The linking phrase ‘However the description does not stop there’ links the first example, of the tree’s fall, to the second, of the boy’s viewpoint of the fall. In doing so, it shows both examples to be doing the same thing, showing that the verbs and adjectives present the fall as vivid and energetic, through portraying the fall as a series of happenings, and thus showing a suitable reason for answering with your straight response to the question asked, which furthermore presents your straight response a a suitable for answering the question.

2) In-between paragraphs; again linking phrases can be used to present your answer not as a group of separate paragraphs providing reasons for your straight response to a question, but a unified answer which makes a response to a question and then exapands upon this statement by providing reasons which all show why chose to respond to the question in the manner you did so. At the beginning of paragraphs you can link each paragraph to the last through linking phrases such as ‘Another reason I’, ‘As well as..’ etc.

For example, if you were to begin the next paragraph after the one just mentioned above, you may want to link it in such a way as ‘As well as its including verbs and adjectives to create a vivid energetic picture, another reason I consider the first paragraph to be an example of good descriptive writing is its including of imagery which appeals to the sense of sight and sound.’

This, as said, achieves the same effect as linking examples in your paragraphs; it shows each paragraph linked to another to be doing the same thing, providing reasons for choosing to respond to the question in the way you chose to.

After completing the main body of the answer, all that is left is the conclusion. The purpose of the conclusion is to conclude your answer so here you should be reminding the marker of your response to the question, your reasons for doing so and how this suitably answers the question. Therefore, you should list your response, your reasons for this response and finally a couple of lines stating what these have shown over the entire answer; how your response and reasons are a suitable answer to the question. An example for the question we have been answering throughout could be:

‘As shown, I do consider the first paragraph to be an example of good descriptive writing. This is because the first paragraph uses verbs and adjectives to create a vivid energetic picture, it uses imagery which appeals to the senses of sight and sound and finally because of its personification of the tree, which adds to the dramatic visual effect. All of these combine to make the first paragraph an example of good descriptive writing because they allow the paragraph to show, rather than simply tell, what happened (the falling of the tree).’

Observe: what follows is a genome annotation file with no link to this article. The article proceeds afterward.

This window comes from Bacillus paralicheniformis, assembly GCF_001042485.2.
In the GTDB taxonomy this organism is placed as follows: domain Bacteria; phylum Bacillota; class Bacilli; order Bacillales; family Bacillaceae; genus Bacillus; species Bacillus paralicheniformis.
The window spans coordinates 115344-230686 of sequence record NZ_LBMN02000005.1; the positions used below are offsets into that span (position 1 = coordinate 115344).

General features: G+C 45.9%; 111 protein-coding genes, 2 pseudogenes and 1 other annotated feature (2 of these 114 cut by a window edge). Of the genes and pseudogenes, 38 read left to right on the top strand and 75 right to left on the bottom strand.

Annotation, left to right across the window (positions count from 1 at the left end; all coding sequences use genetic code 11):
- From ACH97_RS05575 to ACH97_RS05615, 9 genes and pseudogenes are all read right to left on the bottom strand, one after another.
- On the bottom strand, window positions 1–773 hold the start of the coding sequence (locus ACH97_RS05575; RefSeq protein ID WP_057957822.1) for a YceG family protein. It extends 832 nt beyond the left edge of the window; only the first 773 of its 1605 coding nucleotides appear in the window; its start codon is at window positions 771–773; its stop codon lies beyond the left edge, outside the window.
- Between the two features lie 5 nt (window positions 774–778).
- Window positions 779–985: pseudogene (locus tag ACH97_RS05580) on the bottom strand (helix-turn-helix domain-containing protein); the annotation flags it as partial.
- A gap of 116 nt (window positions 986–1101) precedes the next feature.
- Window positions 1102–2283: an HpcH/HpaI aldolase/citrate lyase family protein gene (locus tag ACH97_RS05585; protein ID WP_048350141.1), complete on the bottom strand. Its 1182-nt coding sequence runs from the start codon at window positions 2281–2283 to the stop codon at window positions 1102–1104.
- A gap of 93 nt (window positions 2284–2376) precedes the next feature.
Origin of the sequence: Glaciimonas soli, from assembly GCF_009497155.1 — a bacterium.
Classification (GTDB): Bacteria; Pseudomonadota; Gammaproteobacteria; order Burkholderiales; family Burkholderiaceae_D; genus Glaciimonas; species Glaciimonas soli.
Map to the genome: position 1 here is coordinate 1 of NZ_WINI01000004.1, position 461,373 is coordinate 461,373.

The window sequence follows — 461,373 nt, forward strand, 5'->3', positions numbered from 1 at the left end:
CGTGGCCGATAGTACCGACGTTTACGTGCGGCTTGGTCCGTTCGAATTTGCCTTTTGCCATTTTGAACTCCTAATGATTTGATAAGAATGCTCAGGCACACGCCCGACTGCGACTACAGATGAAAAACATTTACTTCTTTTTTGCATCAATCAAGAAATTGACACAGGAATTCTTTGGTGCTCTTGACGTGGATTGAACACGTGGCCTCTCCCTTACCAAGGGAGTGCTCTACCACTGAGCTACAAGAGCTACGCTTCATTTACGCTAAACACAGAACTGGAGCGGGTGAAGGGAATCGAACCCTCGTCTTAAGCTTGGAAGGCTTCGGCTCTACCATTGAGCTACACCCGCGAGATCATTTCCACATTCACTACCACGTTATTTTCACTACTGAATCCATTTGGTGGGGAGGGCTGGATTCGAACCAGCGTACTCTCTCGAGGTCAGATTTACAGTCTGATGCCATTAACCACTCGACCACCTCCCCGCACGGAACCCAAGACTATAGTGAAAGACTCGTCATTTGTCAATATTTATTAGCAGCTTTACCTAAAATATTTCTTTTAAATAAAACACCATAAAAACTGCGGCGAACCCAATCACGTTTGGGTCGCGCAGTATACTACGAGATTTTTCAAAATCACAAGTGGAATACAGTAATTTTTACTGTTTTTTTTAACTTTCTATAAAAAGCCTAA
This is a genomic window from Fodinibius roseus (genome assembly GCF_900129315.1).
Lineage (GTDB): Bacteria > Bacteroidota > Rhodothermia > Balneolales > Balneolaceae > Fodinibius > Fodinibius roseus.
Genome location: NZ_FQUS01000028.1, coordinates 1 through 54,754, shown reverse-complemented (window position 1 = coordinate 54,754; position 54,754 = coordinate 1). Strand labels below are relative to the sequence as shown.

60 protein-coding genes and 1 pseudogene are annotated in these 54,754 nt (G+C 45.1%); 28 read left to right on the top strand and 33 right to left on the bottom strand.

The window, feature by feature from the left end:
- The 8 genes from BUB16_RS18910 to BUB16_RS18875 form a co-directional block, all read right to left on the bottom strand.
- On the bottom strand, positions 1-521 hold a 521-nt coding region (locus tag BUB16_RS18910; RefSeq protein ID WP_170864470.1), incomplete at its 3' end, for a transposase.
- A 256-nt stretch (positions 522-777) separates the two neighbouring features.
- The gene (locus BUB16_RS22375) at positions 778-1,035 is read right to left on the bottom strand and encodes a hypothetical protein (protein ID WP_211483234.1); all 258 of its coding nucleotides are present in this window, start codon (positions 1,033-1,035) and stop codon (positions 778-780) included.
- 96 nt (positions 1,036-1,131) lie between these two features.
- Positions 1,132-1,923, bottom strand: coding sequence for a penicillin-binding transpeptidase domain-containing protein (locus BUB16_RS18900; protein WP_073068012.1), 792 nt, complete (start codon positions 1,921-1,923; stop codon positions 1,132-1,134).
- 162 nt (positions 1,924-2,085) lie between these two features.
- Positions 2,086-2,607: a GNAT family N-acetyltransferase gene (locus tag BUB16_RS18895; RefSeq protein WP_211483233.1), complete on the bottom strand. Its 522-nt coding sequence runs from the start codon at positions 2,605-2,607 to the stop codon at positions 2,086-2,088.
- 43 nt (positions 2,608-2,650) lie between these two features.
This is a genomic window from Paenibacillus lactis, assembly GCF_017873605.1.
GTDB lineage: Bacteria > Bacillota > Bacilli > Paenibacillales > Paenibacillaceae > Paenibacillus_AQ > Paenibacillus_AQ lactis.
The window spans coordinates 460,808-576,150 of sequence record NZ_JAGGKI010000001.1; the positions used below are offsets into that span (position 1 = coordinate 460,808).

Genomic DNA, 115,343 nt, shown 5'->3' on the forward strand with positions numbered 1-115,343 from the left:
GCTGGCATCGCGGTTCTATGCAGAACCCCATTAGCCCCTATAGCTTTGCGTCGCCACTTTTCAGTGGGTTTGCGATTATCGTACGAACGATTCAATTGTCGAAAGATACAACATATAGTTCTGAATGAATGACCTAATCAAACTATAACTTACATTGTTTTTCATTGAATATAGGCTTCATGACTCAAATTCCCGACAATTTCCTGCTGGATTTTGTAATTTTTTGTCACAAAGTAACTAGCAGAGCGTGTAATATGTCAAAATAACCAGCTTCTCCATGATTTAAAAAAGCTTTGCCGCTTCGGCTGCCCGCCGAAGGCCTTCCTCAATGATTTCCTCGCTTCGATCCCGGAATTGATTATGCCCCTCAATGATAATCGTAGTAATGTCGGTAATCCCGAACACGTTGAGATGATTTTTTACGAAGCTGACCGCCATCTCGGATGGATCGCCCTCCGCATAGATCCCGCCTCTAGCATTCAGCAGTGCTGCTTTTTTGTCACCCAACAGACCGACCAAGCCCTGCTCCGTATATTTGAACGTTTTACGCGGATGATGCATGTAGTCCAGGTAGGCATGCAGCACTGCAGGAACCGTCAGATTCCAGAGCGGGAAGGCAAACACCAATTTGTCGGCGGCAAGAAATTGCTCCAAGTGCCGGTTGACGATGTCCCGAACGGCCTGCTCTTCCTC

Finally, with regards to the final quality needed, Accuracy of Mechanics, spelling and grammar should be of a high standard, with very few mistakes allowed before marks are deducted (this occurs when mistakes hamper the marker’s of your answer).

 

All in all, when you are answering your question for the part A/ comprehension section you should be focusing on:

  • Providing a response to the question
  • Providing reasons for this response
  • Stating why you can use these reasons
  • Evidence that proves your reasons are relevant
  • Clarity of Purpose: that you are answering the question (providing a response to the question)
  • Coherence of Delivery: that you are continuously answering the question
  • Efficiency of Language Use: that you are using the appropriate language (structure included) to answer the question
  • Accuracy of Mechanics: While doing all of the above you are using correct spelling and grammar

Checklist:

  • Introduction: list response and reasons for this
  • Main body: three paragraphs, each of which has linking phrase to the last paragraph to achieve coherency. Each paragraph should state the reason for your response in the introduction, explain why this reason justifies your response, while also giving examples to provide evidence of your reason.
  • Conclusion: Sum up your response and state its significance.

 

Macbeth: Act 1, Scene 1 – Summary & Analysis

The play begins in a heath in Scotland, where the infamous three witches (The Weird Sisters) suddenly appear. Amidst a conversation that is characterized largely by paradox they plan to meet at the same spot ‘when the battle’s lost and won’ and when ‘fair is foul and foul is fair’, so as to confront Macbeth. The witches then disappear as quickly as they arrived.

Analysis: